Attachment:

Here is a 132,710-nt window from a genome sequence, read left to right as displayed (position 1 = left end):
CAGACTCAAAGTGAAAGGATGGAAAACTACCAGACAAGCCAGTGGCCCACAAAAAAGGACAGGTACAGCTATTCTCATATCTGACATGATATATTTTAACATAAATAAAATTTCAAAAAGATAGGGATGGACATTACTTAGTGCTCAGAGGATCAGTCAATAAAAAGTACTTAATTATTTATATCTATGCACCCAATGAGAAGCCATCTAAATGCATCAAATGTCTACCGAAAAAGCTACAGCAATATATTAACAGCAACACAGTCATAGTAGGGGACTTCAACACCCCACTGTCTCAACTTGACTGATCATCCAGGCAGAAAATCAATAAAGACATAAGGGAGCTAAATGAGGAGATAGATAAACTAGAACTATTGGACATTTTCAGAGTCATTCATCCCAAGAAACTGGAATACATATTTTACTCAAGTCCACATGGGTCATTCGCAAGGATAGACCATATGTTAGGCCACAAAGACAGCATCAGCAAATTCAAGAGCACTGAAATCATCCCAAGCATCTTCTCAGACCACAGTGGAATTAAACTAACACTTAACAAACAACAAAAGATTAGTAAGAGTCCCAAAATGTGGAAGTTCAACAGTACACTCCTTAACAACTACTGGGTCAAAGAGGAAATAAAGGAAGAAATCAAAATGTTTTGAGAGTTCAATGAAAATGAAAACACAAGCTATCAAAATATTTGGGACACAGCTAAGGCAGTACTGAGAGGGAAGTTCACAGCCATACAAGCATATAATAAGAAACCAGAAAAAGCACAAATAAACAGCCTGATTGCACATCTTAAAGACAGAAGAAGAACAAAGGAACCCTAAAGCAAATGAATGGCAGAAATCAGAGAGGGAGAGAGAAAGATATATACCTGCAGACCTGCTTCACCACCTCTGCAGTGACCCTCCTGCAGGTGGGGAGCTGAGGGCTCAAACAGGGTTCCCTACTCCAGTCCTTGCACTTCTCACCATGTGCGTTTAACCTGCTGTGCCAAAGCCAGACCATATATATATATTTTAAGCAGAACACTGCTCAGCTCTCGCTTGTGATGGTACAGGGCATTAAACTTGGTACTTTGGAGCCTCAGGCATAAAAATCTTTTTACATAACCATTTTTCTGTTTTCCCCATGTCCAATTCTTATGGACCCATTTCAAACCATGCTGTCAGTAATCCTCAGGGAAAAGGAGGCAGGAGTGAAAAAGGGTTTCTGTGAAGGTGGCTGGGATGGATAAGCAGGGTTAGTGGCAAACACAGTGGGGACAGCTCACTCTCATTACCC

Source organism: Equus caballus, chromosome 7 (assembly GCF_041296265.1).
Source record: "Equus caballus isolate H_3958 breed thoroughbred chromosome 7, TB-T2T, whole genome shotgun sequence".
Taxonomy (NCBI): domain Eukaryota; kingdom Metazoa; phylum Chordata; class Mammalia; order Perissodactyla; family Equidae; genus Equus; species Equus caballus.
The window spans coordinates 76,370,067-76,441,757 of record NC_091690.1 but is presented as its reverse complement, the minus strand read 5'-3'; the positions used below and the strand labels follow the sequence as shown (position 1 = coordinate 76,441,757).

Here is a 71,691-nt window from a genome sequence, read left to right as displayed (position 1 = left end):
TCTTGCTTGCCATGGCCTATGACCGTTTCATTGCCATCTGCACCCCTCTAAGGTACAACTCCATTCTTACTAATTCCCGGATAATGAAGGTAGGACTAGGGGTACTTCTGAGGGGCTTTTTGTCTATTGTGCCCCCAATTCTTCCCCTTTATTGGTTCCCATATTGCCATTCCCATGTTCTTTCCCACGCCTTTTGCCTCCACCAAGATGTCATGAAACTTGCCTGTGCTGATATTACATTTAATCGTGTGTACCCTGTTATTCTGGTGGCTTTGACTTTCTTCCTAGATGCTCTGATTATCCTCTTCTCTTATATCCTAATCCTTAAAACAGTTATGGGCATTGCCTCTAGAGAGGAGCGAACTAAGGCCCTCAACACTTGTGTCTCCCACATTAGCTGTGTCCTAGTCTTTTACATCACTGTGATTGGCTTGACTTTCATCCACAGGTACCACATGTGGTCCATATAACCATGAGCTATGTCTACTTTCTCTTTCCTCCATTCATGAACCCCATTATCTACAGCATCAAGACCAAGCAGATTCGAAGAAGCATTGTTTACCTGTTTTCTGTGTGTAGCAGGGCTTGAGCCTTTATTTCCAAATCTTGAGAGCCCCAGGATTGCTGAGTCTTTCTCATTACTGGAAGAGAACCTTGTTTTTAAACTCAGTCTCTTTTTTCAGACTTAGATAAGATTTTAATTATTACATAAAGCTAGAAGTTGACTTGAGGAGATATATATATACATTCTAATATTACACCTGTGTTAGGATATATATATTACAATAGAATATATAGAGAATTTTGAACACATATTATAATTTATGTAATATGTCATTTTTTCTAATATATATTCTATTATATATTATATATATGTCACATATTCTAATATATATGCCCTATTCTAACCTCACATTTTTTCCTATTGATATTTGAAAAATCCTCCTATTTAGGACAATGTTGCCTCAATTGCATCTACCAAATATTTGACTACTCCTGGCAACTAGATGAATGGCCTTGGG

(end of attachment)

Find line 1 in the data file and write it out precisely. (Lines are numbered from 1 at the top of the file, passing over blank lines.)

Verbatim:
Here is a 132,710-nt window from a genome sequence, read left to right as displayed (position 1 = left end):